The special father who merits the title of “daddy” must be someone who is still so involved with his adult child that he will spend his vacation times repairing her house and babysitting her children. That special father must be someone who is a fountain of wisdom and knows how to make peace and provide encouragement, as well as gentle guidance. That special father must be someone who still brings his adult, married daughter flowers. That special father must be someone … Just like my daddy!

It was 11 years ago that I flew out to California for my younger brother’s wedding. Though most of the details of the trip are very fuzzy in my memory, one thing stands out clearly: Daddy brought me a bouquet of flowers.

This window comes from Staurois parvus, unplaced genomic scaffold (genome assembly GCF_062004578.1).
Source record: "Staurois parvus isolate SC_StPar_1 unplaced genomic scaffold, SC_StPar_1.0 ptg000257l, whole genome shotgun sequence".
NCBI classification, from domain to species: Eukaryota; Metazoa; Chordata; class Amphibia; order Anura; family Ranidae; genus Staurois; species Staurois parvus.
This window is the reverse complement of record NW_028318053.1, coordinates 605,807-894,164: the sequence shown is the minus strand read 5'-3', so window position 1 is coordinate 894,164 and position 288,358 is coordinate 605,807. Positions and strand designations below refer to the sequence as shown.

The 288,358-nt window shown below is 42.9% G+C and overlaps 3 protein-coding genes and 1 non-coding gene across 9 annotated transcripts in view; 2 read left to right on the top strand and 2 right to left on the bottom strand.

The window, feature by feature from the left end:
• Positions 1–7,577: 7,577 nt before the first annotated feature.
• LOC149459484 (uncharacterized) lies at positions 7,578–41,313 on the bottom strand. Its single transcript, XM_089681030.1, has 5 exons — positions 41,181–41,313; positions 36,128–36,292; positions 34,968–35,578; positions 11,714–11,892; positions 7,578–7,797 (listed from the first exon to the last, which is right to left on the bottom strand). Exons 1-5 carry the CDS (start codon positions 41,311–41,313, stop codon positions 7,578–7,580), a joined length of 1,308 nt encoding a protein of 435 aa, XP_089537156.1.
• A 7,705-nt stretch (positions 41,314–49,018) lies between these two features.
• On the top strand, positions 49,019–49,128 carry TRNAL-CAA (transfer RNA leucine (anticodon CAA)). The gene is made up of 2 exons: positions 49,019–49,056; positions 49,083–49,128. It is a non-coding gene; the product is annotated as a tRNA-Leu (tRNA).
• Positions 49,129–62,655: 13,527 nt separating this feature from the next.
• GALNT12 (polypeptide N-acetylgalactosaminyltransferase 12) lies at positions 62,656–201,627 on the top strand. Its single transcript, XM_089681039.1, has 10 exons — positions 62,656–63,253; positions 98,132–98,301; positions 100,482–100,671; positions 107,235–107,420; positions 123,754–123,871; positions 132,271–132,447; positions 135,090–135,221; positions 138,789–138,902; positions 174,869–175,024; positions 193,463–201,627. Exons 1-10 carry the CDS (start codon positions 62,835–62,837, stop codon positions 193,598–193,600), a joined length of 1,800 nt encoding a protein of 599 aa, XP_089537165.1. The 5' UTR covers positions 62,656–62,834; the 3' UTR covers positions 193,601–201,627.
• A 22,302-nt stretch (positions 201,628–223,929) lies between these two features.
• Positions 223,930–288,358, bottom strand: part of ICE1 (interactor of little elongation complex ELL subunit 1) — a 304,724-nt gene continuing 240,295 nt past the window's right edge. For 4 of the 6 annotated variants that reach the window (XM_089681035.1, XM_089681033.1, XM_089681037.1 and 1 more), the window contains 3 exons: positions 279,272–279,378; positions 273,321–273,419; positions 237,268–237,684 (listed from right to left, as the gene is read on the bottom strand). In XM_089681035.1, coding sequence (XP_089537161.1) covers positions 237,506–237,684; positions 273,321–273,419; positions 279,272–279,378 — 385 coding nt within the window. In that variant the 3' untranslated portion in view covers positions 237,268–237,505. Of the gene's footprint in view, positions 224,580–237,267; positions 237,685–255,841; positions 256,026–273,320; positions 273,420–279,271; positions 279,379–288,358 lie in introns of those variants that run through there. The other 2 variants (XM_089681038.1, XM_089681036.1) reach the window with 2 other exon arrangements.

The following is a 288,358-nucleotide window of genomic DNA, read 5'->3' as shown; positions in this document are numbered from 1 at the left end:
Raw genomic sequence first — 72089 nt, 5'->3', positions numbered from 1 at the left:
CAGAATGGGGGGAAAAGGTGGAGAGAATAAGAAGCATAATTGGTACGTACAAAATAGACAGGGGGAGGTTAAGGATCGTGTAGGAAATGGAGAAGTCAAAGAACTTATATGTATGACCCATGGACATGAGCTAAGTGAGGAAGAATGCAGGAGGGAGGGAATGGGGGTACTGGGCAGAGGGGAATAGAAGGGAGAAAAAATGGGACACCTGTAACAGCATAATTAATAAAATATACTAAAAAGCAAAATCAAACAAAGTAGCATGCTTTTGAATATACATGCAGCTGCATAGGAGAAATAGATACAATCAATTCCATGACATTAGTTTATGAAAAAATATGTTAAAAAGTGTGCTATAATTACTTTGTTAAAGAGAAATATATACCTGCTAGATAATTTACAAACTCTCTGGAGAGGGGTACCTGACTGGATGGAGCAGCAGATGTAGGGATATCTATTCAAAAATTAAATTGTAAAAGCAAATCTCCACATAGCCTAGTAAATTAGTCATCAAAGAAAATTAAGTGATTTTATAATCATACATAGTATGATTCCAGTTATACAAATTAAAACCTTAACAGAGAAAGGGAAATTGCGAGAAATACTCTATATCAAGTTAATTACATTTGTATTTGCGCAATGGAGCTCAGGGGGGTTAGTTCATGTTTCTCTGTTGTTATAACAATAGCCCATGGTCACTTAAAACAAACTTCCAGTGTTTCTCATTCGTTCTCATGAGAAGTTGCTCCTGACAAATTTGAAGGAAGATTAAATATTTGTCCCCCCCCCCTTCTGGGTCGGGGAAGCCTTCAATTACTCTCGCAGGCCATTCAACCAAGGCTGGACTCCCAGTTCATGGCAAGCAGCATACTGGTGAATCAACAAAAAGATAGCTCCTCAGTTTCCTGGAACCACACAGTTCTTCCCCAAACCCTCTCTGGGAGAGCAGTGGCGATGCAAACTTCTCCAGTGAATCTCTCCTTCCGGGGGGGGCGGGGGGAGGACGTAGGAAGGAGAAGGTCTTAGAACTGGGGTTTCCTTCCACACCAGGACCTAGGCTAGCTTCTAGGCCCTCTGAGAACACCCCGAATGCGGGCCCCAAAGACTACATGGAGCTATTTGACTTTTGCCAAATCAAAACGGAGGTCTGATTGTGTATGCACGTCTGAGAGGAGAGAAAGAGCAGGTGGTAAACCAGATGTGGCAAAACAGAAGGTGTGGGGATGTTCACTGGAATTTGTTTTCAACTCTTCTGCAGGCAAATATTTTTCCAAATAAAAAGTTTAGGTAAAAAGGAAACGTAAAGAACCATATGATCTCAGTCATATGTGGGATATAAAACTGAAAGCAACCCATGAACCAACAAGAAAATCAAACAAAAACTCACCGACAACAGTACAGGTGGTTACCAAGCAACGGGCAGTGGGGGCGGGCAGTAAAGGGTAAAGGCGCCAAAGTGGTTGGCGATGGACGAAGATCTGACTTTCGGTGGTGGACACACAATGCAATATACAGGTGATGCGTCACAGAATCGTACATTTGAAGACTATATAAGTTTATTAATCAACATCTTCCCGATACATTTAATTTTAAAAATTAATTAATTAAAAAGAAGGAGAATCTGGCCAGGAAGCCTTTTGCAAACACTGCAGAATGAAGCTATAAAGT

Unfortunately, I kind of took it for granted at the time. After all, it wasn’t uncommon for daddy to bring me flowers. But the reason I remember the incident so clearly is that this was the last gift he would ever give me…

Daddy spent the next 5 months running 10 miles a day, slowly making his way across the United States on foot. He and my mother were in Biloxi, Mississippi when I got the call in the wee hours of the morning. It was my brother and sister-in-law: “Dad had a heart attack. He’s gone.”

We made plans in a rush. I would fly to Mississippi to be with my mother. I would then fly with her to California where my family would meet us. My suitcase was quickly thrown together, and although my plane wasn’t going to leave until noon, we were at the airport by 9:30 a.m. Why so early? Because I needed something to keep my mind and my hands occupied, something to hold off the memories that I wasn’t yet ready to deal with.

But now I had two and a half hours on my hands…